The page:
There are a whole bunch of posts related to this topic...look around...
In short: Doesn't hurt, but won't help either...
I was wondering if CFA certification would strengthen my PhD Finance application. I have good but unimpressive grades in my UG/Grad schools and would like to know if I can demostrate my ability to master materials through CFA instead.
Here is a glimpse of my profile-
Undergrad: Computer science engineering (74%) from a decent university in India (75% is considered as Distinction). >70% in all math courses that include Linear algebra, calculus, numerical methods, prob and stats.
Postgrad: MBA in banking and finance from University of Wales, UK. 2:1 Honors degree with distinction in dissertation thesis.
GRE: Yet to take, targeting 165+ in Quants, 160+ in verbal.
Prior research/teaching experience: Nil except for dissertation in MBA (Studied Capital Structure determinants of companies listed in London Stock Exchange).
CFA Level 3 Candidate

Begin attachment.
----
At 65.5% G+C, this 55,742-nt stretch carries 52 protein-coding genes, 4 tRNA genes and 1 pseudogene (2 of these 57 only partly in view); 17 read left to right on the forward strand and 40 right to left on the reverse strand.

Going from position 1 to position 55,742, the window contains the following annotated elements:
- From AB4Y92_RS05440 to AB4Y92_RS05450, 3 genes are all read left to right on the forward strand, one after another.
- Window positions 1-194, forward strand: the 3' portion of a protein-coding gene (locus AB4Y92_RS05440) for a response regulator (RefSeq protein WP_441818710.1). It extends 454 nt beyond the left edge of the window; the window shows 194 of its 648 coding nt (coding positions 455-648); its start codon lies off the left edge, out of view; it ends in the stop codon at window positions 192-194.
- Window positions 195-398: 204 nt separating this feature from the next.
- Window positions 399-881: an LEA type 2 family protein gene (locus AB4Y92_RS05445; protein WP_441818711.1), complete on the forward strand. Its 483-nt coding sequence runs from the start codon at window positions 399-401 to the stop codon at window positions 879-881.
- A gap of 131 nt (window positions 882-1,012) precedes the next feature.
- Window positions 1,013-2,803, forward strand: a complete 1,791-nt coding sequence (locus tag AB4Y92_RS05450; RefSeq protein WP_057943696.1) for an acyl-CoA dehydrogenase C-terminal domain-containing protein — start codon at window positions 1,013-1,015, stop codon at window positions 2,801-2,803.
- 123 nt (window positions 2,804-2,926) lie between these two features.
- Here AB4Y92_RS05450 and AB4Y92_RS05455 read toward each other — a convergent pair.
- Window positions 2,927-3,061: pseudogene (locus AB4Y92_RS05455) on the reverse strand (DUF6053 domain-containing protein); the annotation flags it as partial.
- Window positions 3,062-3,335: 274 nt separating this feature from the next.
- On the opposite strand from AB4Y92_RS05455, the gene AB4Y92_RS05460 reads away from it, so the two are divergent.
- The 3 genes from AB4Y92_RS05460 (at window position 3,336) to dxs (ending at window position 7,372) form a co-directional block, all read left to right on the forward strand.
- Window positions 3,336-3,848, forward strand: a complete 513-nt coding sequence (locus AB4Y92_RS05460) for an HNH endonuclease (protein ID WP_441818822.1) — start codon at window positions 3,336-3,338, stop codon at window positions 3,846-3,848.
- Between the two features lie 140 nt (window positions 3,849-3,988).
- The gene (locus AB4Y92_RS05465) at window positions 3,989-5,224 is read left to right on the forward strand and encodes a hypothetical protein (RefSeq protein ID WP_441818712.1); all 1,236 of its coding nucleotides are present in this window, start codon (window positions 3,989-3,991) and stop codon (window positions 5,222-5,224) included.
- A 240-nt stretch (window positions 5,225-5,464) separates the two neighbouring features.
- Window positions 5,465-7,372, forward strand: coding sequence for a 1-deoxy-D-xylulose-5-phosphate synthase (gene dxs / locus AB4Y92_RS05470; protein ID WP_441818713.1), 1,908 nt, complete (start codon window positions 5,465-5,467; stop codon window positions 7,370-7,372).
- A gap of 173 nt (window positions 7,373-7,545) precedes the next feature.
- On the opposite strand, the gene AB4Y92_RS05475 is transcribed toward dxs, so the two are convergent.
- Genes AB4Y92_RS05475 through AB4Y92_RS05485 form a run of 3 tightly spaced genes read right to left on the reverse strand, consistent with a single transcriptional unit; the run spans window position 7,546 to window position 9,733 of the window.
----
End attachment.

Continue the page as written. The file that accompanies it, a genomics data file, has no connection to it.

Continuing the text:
Referees: Corporate finance professor (Phd in Econ, MBA from LBS) and Banking project professor (Phd from China)- both are working in UK universities currently.
PhD Stream interested in: Quantitative Finance (Asset pricing, and forecasting models)
Post PhD aim: Haven't decided yet. I am also a practitioner and would be interested to work in banks in Stats modeling.
Work experience post MBA: 2 years as Quantitative Research analyst. Worked on Asset price forecasting, and statistical analysis on multi asset portfolios in Indian KPO. Proficient in R, S+, SQL, MATLAB, and VBA. Does work experience help in the application?
Graduate School of Economics, Finance, and Management- Frankfurt, Germany (Pros- close to European Central Bank etc)
Swiss Finance Institute, Switzerland
Australian National University, Australia
University of Melbourne, Australia
University of Toronto, Canada.
EDHEC, France (pros- good in Risk management and Quantitative Finance)
Sorry, but Ph.D. in Finance programs do not look for skills you learn from the CFA program. It's a great program but does not add value to your Ph.D. application. It doesn't hurt if you mention in your resume, but do not expect that the adcom will give you more advantage in comparison with those who got a strong background in math, econ, and programming. Especially if you're interested in empirical finance, then programming skills (Python, R, Matlab) would be the edge. Furthermore, what you will study (and do research) at Ph.D. level is very different from what you learn in the CFA program.
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